The Duncan Banner
It was nearly two years ago – April 27, 2011, to be exact – an EF5 tornado ripped through my hometown of Tuscaloosa, killing 64 people, causing billions of dollars in property damage, uprooting lives, inflicting immeasurable emotional stress and changing forever the college community of nearly 100,000 people in west Alabama.
A windshield driving tour then was devastating. Parts of the city I once knew so well were gone, literally. Destruction was visible everywhere, the tornado’s path a mile wide, vicious, mean and angry.
Homes, businesses, churches and schools were all affected. Blue rooftop tarps, a growing symbol of disaster, seemed everywhere. Piles of debris and rubble hugged street curbs. Twisted metal and splintered wood were common. Driveways led to empty lots once home to stunned occupants. Cars and trucks were upside down. Large, old oak trees and tall, skinny pines were expunged from the earth, snapped in two, ripped into pieces or simply eliminated from a once beautiful landscape that dramatically changed, exposing views hidden by years of foliage growth and maturity.
It was, simply, hard to believe. Staggeringly and tearfully so. Much has happened since that fateful day. Life has resumed to a pace of new normalcy that if not universally good, is certainly better.
A similar tour last week oozed of pride and hope, of recovery and resilience Tuscaloosa, as one hard hit neighborhood committed months ago, is coming back. The cold, concrete slabs that outline what used to be are still visible. Subdivisions remain shattered. Backyard views have been altered. Orange triangular “work ahead” signs remain. Acres of land that once were home to dozens of middle class houses near the 36,000-student university and 583-bed hospital that were both spared by the storm, are vacant. Stark, limbless trees are a reminder of what was. A corridor of power poles eerily marks an otherwise empty boulevard that once bustled with activity and commerce. A steel fabricating plant is no more. Neither is a woodworking plant. Or the city’s first ever shopping center. Or a school. Or a church. And dozens of homes are still in various forms of repair. But there is, again, optimism.
A city-wide plan to make Tuscaloosa better seems to be working. Good, long-term goals and decisions are a priority. Historic preservation maintains a significant value. Quality construction guidelines have been upgraded. Neighborhoods are. Life seems more precious, time more valuable, friendships more special. Though some pockets of the city have fared better and more quickly than others, the beginnings of a new history and a new heritage are starting to fall in place.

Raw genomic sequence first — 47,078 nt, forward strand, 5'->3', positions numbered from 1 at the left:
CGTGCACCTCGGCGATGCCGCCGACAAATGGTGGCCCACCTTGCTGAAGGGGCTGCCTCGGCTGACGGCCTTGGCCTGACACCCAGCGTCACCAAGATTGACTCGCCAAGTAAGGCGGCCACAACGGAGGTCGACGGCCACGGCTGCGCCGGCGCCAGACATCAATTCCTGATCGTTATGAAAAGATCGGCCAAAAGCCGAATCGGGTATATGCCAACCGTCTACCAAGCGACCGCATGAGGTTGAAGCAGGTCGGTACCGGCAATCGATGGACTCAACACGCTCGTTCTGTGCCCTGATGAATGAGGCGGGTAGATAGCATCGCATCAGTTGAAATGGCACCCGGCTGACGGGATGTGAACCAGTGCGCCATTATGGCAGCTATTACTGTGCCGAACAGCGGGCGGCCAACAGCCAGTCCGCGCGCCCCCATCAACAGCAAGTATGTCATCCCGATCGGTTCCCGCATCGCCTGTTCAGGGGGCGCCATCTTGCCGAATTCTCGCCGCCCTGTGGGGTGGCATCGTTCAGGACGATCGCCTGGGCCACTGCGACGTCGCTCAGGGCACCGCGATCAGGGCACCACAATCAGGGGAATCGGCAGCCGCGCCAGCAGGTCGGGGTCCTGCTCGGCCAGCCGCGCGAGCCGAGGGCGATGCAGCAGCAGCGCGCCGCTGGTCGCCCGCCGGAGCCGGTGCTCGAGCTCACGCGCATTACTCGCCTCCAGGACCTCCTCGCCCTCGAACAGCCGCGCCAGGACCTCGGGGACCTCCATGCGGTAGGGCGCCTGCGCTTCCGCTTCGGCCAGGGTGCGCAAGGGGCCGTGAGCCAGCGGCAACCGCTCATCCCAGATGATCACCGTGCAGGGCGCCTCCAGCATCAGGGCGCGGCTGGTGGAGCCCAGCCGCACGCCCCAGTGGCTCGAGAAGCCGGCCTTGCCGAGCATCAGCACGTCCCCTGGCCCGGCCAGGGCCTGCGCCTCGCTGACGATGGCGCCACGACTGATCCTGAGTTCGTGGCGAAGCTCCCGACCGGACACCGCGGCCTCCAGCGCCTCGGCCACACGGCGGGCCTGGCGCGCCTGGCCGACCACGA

For the most part, those tarps and piles of rubble are gone. The sounds of chain saws have dulled. Signs of recovery and improvement are everywhere. Waist- and shoulder-high azaleas, dogwoods and wisteria are in full bloom. Tiny trees, anchored by coded wires, won’t replace the missing majestic oaks, but they signal the commitment to a long future.
So does work in The Downs, Glendale Gardens. Hillcrest, Wood Manor, Forest Lake, Cedar Crest, The Highlands and Alberta City, names foreign to you, but areas of charm and distinction there, each brimming not only with personality but determination. Some stately, columned homes survived. Others did not. The Central Church of Christ is building back bigger than ever. So is Alberta Baptist, whose new complex will energize a particularly hard hit area. Work is under way at University Place Elementary. A two-story windowless Masonic Lodge nears completion and it appears Wings of Grace Relief Center and Nehemiah’s Coffee House are now part of Forest Lake Baptist’s ministry. A small, but lovely and centralized, lake is full of water again, though most of the homes that once surrounded it are gone. Playground equipment is back in place at a neighborhood park.
Upscale residences atop trendy retail stores will replace a worn shopping center. Multiple apartment buildings for students are being built. Large, prestigious homes may have lost their privacy but not their appeal. And scattered, makeshift signs hint of more recovery. My beloved Tuscaloosa took an incredible hit and learned sadly there are few things more powerful, more destructive or more painful than a killer tornado.
But there is obvious strength, too, in unity and togetherness. Seeing and sensing that is impressive.
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